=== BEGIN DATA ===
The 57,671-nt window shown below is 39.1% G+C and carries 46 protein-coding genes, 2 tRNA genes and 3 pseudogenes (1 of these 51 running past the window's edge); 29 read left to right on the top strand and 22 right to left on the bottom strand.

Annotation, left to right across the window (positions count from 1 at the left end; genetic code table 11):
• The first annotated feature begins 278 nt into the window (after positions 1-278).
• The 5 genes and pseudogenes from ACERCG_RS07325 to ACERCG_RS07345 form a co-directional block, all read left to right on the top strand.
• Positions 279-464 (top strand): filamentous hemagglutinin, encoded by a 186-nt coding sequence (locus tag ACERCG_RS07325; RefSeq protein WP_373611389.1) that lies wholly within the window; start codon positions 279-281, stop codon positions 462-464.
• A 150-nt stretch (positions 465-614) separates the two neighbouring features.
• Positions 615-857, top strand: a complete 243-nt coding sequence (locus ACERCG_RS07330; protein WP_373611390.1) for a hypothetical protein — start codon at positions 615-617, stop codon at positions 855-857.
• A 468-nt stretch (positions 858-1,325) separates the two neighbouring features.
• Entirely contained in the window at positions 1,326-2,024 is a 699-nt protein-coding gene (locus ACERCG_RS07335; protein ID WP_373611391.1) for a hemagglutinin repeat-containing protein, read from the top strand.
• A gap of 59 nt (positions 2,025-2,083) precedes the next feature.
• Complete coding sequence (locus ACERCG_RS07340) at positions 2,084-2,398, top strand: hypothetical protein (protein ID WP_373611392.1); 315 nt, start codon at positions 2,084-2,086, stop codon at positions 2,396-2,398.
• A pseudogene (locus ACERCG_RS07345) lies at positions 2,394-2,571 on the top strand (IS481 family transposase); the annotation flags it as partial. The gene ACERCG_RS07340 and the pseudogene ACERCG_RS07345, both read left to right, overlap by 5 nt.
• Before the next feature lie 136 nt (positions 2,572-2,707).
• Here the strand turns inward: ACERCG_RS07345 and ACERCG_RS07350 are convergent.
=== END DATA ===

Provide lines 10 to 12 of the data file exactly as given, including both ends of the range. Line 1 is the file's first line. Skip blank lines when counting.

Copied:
• A gap of 59 nt (positions 2,025-2,083) precedes the next feature.
• Complete coding sequence (locus ACERCG_RS07340) at positions 2,084-2,398, top strand: hypothetical protein (protein ID WP_373611392.1); 315 nt, start codon at positions 2,084-2,086, stop codon at positions 2,396-2,398.
• A pseudogene (locus ACERCG_RS07345) lies at positions 2,394-2,571 on the top strand (IS481 family transposase); the annotation flags it as partial. The gene ACERCG_RS07340 and the pseudogene ACERCG_RS07345, both read left to right, overlap by 5 nt.